My Writings: Manic Street Preachers Concerts I've Been To

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Toronto Warehouse - 11 September 1999

      

The full set list is below.

Okay, it's 9:15 PM on a Saturday night. I'm standing in a big, apparently not-very-renovated former warehouse appropriately called, "The Warehouse" in Toronto, Canada, with two women I met at the bus stop on the way here. I spent 10 hours on buses last night to get here, to see my heroes - the Manic Street Preachers.

I am fairly close to the stage and surrounded by a group of people, seemingly, mostly 20-somethings with a few over-30s. Two women standing in front of me, look like "old school" fans - feather boas, T-shirts saying, "Generation Terrorists" and "You Love Us", overall glam-y sort of look. I see a tiara on a woman to the left and behind of me. Otherwise, the people that I've seen, look pretty normal for a rock concert.

The crowd is turning ugly waiting for the show to begin. The doors opened over an hour ago. Most people appear to be steadily working their way towards a hangover in the morning. The novelty of being in a new venue has worn off for me, my feet are beginning to hurt. My companions tell me the Manics won't go on until 11. The opening act, Remy Zero, who I only know as actress Alyssa Milano's husband's group, had better be good.

Fifteen minutes later, a group of young men come out and take positions behind their instruments. The first song is an instrumental, almost atmospheric number. The second song adds singing, and that's the last real change for their entire set. My companions and I agree that these guys seem to have only two or three real songs, and everything else is a variation on them. The loudest response they receive is when they announce the last song. And surprise, they weren't Remy Zero after all, but a group called, I think, Hollow-phonic. Never heard of them before, and after tonight, I don't expect to ever hear of them again.

So now, after the Hollow guys, the old feet are really starting to scream "Get Off Me!" But I don't want to lose my place in the crowd, or lose my friends who also aren't going anywhere, so I endure another 30 minutes of taped music with them.

But then, at 11, the Manics arrive! Like a mob welcoming their heroes back from a well-won war, the crowd around me goes wild. And they should, for they have endured not only the opening act, but also three years since the last tour, and the two-month postponement of this tour due to the death of James' mother.

After a minute, James introduces the opening number, "You Stole The Sun From My Heart". And we're off! James will introduce every song, usually just giving its name. Except with the older numbers, "Motorcycle Emptiness" and "Motown Junk", where he makes comments about their age.

The set list consists of 16 songs from every almost period of their career, but nothing new, no B-sides, and nothing from the album, Gold Against The Soul. This is a welcome surprise because James had previously said the North American shows would only have songs from the last two albums, along with "Motown Junk". He said he thought that American audiences only knew the band post-Richey. Fortunately, something must have made him change his mind. Because many in this crowd obviously know their whole catalog.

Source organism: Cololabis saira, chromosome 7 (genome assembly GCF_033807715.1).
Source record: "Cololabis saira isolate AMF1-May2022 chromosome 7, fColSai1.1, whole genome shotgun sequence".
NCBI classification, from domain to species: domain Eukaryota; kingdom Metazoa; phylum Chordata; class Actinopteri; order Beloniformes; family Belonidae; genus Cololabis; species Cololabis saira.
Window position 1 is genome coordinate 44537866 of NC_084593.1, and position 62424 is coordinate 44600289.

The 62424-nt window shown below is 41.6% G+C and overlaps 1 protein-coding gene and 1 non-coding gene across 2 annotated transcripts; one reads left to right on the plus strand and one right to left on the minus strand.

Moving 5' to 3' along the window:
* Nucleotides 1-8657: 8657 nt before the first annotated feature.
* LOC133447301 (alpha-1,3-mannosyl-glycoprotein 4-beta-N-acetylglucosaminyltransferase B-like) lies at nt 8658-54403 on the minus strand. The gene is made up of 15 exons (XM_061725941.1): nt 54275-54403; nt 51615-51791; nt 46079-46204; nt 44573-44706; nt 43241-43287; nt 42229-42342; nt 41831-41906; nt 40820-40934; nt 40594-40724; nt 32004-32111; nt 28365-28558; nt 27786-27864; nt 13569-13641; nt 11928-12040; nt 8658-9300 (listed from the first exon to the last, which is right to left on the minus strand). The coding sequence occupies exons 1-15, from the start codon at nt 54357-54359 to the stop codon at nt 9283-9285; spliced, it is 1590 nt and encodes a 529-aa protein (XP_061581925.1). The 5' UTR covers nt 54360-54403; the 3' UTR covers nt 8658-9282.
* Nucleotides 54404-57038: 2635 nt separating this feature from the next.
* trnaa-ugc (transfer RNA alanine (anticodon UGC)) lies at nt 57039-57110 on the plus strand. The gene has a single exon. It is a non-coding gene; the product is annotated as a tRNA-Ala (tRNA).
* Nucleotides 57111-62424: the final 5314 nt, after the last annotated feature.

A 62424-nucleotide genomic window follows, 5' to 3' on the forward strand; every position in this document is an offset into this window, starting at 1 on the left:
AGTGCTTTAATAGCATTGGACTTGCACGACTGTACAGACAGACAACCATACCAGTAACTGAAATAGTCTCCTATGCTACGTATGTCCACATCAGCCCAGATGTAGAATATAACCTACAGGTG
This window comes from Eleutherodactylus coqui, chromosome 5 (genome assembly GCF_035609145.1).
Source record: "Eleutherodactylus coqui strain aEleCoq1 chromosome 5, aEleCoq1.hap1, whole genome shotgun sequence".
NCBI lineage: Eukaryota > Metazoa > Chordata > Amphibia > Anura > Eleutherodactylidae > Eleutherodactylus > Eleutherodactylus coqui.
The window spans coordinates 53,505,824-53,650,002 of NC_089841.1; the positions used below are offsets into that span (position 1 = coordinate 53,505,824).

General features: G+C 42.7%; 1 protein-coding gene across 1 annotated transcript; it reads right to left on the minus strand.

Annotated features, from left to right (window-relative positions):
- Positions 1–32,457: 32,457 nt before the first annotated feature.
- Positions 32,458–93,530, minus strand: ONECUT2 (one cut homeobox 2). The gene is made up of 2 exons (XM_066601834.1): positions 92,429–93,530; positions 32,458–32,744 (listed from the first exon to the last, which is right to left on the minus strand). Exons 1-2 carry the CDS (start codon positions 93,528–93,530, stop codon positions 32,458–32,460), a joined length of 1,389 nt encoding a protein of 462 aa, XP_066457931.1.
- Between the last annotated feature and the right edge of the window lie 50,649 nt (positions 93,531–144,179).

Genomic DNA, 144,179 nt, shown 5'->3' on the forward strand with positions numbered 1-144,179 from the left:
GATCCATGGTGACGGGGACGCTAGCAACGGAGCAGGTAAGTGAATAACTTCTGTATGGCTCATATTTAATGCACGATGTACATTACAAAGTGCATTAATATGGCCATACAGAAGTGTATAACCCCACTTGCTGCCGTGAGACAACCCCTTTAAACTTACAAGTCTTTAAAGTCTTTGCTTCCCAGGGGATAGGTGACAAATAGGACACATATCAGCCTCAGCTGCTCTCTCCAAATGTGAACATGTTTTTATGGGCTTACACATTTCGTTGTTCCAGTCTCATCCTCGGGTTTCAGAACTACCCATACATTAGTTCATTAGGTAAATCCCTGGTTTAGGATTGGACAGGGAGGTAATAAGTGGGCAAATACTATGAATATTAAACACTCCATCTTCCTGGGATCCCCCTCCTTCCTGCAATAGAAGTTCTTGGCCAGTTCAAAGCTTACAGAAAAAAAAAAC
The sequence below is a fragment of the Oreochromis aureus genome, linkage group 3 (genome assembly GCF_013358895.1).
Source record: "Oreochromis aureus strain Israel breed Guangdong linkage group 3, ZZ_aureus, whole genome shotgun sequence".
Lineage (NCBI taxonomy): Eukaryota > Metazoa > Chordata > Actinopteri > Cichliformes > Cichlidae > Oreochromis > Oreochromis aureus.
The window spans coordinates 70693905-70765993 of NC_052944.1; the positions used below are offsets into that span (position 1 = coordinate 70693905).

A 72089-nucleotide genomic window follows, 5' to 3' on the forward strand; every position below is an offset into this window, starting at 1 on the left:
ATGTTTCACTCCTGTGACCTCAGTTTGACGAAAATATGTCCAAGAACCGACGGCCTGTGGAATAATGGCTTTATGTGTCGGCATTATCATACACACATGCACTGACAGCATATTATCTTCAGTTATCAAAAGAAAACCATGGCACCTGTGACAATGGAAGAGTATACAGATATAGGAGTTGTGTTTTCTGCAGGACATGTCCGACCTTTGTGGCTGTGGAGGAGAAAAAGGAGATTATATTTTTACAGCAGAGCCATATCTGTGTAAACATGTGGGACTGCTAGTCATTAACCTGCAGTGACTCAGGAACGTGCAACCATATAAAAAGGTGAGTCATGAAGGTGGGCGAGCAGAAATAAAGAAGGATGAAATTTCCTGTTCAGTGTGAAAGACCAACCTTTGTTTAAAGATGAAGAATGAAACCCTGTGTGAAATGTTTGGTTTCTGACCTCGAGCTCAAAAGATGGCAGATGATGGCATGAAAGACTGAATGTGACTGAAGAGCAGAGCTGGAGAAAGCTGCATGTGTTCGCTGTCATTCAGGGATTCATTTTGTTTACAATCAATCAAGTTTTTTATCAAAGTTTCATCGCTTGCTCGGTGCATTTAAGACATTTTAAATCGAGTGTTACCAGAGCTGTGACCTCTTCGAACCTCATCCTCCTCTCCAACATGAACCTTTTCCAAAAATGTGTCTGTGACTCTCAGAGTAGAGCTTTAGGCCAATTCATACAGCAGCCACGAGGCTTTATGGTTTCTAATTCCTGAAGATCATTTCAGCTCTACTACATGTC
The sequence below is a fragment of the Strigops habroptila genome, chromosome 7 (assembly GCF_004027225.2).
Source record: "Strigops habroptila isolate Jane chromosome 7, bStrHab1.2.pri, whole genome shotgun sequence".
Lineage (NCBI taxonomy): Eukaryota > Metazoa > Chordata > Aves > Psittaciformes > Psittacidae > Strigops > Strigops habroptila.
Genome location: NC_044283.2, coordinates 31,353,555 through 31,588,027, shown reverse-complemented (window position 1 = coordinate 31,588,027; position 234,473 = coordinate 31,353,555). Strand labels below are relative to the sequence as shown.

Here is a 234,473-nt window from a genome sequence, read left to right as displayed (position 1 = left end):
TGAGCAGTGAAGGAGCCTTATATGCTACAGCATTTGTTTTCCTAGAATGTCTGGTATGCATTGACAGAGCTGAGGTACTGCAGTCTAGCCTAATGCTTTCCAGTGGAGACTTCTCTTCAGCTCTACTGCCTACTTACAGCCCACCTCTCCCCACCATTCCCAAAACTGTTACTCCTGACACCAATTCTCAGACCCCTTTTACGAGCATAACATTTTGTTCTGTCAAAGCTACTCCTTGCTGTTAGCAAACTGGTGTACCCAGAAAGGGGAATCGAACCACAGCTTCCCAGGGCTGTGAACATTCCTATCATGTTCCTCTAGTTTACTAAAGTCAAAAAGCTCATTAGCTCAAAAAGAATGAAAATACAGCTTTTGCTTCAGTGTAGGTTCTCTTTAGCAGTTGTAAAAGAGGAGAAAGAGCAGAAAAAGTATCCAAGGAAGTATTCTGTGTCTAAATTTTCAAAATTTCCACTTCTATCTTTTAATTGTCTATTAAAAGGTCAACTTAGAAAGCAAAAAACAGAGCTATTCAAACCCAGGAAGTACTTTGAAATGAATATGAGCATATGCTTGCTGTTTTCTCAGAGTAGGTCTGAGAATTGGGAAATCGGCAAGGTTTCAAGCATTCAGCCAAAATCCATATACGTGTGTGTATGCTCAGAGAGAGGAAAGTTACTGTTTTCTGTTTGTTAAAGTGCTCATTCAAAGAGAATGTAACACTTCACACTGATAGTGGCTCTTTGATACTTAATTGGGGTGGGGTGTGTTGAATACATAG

The band is wonderful tonight. They don't perform exact reproductions of their records, and many songs sound better live, with James emphasizing, and even changing, certain lyrics. James' solo acoustic set gives new poignancy and beauty to "Black Dog On My Shoulder" and "This Is Yesterday". The crowd is singing along and moving with the music. Nicky is almost another audience member, since he too is singing along, to himself, and bouncing around the stage, still doing the kicks of old. He is smiling a lot. The band seems to be enjoying themselves as much as we are. All is right and happy in Manic-land.

The only problem comes at the end. After the joyous band/audience sing-along of "A Design For Life", the Manics leave the stage. The venue stays dark, the crowd eagerly awaits the inevitable encore. But it never comes. After a few minutes, the houselights start to come on, and the crowd reluctantly begins to leave. I look at my watch, and realize the Manics were only on for 70 minutes. We expected at least 90. Did something unexpected happen that caused an abrupt end to this long-awaited, fantastic night?

Tonight, the Manic Street Preachers showed me how powerful they are as a live act. In addition to producing some of today's most intelligent, grandest rock music, they are also one of the only bands worth going of the way to see perform.

My feet can recover tomorrow.


Set List

You Stole The Sun From My Heart
Faster
Tsunami
No Surface All Feeling
Everlasting
Kevin Carter
Ready For Drowning
Motown Junk
My Little Empire
Motorcycle Emptiness
Black Dog On My Shoulder
This Is Yesterday
Australia
You Love Us
If You Tolerate This Your Children Will Be Next
A Design For Life

Copyright © 1999, 2004, 2005, 2009 Vivian Campbell. All rights reserved.

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